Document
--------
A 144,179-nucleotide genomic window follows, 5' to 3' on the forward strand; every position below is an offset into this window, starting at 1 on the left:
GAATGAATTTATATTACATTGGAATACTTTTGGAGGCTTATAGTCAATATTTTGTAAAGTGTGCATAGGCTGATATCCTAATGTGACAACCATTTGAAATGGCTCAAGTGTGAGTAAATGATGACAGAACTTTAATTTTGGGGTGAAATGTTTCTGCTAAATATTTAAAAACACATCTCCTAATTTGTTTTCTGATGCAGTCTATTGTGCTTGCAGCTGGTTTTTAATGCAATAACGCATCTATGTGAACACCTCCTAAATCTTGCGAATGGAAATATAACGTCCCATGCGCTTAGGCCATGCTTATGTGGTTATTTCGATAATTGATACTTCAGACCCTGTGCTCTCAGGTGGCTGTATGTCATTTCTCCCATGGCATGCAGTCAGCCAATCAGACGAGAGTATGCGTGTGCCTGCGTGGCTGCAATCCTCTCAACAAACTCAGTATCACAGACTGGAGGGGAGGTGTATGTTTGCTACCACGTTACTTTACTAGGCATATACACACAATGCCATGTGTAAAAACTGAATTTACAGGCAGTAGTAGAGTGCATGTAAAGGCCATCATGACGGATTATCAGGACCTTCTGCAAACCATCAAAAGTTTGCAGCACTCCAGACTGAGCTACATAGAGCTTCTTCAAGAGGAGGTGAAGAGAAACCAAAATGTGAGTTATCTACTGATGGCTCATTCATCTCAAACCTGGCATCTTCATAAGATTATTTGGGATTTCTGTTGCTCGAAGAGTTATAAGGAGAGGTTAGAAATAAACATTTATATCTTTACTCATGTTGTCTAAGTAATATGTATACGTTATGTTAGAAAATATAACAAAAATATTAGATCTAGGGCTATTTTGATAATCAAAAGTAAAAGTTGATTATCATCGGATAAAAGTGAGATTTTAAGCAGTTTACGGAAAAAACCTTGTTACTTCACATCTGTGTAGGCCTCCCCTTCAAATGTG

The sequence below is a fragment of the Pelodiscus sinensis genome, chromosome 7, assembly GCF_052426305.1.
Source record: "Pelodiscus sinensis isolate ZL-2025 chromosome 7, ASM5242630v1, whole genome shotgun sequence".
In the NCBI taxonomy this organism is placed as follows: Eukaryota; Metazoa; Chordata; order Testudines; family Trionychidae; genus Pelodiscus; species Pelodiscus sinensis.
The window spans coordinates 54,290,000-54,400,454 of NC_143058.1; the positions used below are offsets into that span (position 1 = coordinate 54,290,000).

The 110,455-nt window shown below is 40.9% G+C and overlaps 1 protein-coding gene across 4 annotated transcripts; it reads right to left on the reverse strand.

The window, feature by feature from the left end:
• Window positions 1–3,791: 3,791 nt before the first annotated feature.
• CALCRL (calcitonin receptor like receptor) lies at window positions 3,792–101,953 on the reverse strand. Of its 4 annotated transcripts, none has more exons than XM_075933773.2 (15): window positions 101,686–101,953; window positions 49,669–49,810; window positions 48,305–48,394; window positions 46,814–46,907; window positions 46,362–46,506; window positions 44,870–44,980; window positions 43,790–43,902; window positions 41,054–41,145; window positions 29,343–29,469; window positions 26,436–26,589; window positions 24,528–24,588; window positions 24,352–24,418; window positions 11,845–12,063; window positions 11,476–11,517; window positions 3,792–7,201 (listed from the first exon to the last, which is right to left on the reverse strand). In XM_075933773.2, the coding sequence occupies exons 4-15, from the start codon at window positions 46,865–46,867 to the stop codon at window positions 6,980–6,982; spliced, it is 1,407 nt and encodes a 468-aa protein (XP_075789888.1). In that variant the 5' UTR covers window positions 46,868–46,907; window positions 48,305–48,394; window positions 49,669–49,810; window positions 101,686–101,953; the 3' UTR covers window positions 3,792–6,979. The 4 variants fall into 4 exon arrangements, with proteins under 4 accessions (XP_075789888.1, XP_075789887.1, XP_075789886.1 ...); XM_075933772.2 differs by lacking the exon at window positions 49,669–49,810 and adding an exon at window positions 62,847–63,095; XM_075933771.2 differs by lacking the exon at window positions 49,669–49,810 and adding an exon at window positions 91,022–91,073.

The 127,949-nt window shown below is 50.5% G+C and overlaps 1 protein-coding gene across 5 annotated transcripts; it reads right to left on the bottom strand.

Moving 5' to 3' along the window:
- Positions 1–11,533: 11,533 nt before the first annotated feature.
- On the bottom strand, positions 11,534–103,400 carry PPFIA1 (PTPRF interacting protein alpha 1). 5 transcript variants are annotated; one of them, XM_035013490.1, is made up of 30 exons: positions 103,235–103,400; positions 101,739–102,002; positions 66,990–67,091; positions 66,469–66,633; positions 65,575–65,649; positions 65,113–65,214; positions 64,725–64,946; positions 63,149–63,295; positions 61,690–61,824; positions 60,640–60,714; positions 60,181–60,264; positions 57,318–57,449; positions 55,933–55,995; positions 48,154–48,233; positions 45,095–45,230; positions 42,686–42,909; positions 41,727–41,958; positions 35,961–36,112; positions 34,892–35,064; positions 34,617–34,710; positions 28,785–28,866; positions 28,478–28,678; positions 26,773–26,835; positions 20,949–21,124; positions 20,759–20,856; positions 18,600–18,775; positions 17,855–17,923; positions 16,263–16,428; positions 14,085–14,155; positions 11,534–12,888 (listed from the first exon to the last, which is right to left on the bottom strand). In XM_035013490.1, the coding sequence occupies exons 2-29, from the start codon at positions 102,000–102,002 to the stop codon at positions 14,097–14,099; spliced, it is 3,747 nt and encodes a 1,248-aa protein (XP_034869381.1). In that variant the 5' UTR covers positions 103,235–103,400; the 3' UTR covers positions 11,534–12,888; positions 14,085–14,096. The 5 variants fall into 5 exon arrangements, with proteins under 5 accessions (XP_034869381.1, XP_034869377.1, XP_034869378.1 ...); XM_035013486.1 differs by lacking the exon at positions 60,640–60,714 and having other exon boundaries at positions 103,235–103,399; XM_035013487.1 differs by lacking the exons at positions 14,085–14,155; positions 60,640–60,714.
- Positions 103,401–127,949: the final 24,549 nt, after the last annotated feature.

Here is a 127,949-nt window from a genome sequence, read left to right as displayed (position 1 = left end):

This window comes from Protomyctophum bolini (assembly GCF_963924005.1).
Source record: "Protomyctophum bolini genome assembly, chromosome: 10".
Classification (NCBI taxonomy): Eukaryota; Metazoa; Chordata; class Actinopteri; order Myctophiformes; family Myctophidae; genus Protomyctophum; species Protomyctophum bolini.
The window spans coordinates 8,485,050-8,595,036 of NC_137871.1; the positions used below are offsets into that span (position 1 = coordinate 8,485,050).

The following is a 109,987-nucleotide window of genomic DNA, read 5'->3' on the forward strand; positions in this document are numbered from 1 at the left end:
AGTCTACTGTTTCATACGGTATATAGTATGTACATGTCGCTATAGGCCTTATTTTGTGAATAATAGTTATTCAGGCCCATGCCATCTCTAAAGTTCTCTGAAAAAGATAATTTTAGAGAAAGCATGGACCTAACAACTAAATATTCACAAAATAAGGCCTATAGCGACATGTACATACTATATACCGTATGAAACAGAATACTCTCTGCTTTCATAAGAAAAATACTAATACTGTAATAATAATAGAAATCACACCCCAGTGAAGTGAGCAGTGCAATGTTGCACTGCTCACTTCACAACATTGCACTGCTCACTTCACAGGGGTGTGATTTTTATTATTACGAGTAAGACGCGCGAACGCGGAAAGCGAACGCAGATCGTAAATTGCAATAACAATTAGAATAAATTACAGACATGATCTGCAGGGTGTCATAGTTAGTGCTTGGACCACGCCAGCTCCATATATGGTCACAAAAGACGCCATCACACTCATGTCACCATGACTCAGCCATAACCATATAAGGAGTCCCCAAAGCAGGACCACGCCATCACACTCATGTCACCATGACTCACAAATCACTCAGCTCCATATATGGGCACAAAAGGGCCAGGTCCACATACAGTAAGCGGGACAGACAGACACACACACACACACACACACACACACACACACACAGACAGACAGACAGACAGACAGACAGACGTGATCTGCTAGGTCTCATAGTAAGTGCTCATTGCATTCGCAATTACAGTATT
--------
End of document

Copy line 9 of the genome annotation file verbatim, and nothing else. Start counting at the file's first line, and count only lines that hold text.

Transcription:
• Window positions 1–3,791: 3,791 nt before the first annotated feature.